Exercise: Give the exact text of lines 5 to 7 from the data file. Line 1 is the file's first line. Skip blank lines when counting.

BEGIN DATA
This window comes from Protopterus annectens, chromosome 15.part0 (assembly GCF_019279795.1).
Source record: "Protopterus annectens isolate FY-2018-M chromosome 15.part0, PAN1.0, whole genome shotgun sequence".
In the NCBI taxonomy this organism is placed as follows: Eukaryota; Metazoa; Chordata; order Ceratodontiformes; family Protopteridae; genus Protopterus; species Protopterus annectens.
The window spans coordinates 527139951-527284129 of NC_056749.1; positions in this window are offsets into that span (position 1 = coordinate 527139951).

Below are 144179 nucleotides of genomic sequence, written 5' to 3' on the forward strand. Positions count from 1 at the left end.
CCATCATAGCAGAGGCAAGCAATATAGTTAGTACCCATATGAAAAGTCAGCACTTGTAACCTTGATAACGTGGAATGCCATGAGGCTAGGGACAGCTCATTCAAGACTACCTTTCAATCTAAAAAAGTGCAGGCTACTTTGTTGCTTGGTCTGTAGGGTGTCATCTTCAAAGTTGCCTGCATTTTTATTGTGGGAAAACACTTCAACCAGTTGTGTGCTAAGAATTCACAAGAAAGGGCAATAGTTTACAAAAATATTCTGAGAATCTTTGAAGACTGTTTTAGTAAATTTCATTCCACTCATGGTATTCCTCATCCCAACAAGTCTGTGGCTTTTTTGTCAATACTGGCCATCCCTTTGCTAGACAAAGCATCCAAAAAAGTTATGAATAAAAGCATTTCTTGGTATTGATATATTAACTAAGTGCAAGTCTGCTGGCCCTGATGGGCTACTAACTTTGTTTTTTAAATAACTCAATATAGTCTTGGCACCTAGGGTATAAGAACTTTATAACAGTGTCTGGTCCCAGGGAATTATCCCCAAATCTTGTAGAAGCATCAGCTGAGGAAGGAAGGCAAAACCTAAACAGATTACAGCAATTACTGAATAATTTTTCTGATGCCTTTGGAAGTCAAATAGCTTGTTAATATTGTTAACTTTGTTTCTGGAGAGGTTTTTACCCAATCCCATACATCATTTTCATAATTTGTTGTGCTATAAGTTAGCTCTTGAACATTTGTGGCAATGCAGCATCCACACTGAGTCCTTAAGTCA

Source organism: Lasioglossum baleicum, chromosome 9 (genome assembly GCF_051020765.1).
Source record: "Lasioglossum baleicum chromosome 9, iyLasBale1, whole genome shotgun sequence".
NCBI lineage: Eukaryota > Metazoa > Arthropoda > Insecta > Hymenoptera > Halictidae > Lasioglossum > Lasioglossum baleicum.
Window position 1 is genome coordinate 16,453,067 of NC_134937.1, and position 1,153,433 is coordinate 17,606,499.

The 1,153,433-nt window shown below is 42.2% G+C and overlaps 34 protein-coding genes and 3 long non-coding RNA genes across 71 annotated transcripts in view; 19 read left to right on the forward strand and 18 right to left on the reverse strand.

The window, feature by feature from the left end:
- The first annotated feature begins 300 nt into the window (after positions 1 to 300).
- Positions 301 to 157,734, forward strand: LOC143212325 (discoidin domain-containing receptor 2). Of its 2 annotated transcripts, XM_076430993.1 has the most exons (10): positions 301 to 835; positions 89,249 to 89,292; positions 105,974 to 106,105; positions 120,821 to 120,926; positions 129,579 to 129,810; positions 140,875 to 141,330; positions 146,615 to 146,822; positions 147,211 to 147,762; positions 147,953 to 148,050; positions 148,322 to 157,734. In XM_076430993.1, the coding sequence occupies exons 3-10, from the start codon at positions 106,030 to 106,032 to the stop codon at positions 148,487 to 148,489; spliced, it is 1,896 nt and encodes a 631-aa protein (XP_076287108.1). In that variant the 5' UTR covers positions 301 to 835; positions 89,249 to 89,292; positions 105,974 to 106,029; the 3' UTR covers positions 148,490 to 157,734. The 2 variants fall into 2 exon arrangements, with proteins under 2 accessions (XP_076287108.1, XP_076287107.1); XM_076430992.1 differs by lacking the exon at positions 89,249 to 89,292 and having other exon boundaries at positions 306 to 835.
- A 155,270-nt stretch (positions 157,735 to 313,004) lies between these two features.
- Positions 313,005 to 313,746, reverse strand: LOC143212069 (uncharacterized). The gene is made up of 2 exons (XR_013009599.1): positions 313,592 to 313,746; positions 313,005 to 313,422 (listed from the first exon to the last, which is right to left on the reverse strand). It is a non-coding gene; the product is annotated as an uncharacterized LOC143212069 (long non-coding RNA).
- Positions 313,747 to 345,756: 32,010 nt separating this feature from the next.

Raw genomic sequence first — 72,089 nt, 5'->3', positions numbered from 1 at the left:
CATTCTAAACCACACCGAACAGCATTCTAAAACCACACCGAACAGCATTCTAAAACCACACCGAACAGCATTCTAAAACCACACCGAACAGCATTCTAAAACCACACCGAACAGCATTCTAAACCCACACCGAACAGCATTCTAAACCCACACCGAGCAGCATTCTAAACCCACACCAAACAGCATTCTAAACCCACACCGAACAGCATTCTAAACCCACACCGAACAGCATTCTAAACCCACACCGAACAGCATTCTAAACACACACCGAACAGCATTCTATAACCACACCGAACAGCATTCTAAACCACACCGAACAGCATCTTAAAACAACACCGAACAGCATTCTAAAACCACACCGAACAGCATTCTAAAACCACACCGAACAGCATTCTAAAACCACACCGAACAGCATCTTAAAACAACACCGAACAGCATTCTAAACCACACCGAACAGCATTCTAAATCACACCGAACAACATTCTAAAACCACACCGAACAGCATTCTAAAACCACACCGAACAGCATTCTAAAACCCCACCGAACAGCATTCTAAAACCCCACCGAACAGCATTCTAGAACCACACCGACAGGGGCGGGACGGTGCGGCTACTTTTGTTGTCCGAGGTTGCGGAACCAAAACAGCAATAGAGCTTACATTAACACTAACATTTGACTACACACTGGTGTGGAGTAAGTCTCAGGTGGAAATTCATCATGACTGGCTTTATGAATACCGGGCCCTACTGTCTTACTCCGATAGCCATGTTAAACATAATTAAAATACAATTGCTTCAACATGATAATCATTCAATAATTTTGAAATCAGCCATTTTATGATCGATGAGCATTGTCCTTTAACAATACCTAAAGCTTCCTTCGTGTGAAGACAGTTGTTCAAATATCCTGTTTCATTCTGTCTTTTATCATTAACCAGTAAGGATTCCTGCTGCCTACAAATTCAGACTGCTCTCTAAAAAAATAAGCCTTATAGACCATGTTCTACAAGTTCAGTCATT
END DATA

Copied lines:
Below are 144179 nucleotides of genomic sequence, written 5' to 3' on the forward strand. Positions count from 1 at the left end.
CCATCATAGCAGAGGCAAGCAATATAGTTAGTACCCATATGAAAAGTCAGCACTTGTAACCTTGATAACGTGGAATGCCATGAGGCTAGGGACAGCTCATTCAAGACTACCTTTCAATCTAAAAAAGTGCAGGCTACTTTGTTGCTTGGTCTGTAGGGTGTCATCTTCAAAGTTGCCTGCATTTTTATTGTGGGAAAACACTTCAACCAGTTGTGTGCTAAGAATTCACAAGAAAGGGCAATAGTTTACAAAAATATTCTGAGAATCTTTGAAGACTGTTTTAGTAAATTTCATTCCACTCATGGTATTCCTCATCCCAACAAGTCTGTGGCTTTTTTGTCAATACTGGCCATCCCTTTGCTAGACAAAGCATCCAAAAAAGTTATGAATAAAAGCATTTCTTGGTATTGATATATTAACTAAGTGCAAGTCTGCTGGCCCTGATGGGCTACTAACTTTGTTTTTTAAATAACTCAATATAGTCTTGGCACCTAGGGTATAAGAACTTTATAACAGTGTCTGGTCCCAGGGAATTATCCCCAAATCTTGTAGAAGCATCAGCTGAGGAAGGAAGGCAAAACCTAAACAGATTACAGCAATTACTGAATAATTTTTCTGATGCCTTTGGAAGTCAAATAGCTTGTTAATATTGTTAACTTTGTTTCTGGAGAGGTTTTTACCCAATCCCATACATCATTTTCATAATTTGTTGTGCTATAAGTTAGCTCTTGAACATTTGTGGCAATGCAGCATCCACACTGAGTCCTTAAGTCA

Source organism: Lasioglossum baleicum, chromosome 9 (genome assembly GCF_051020765.1).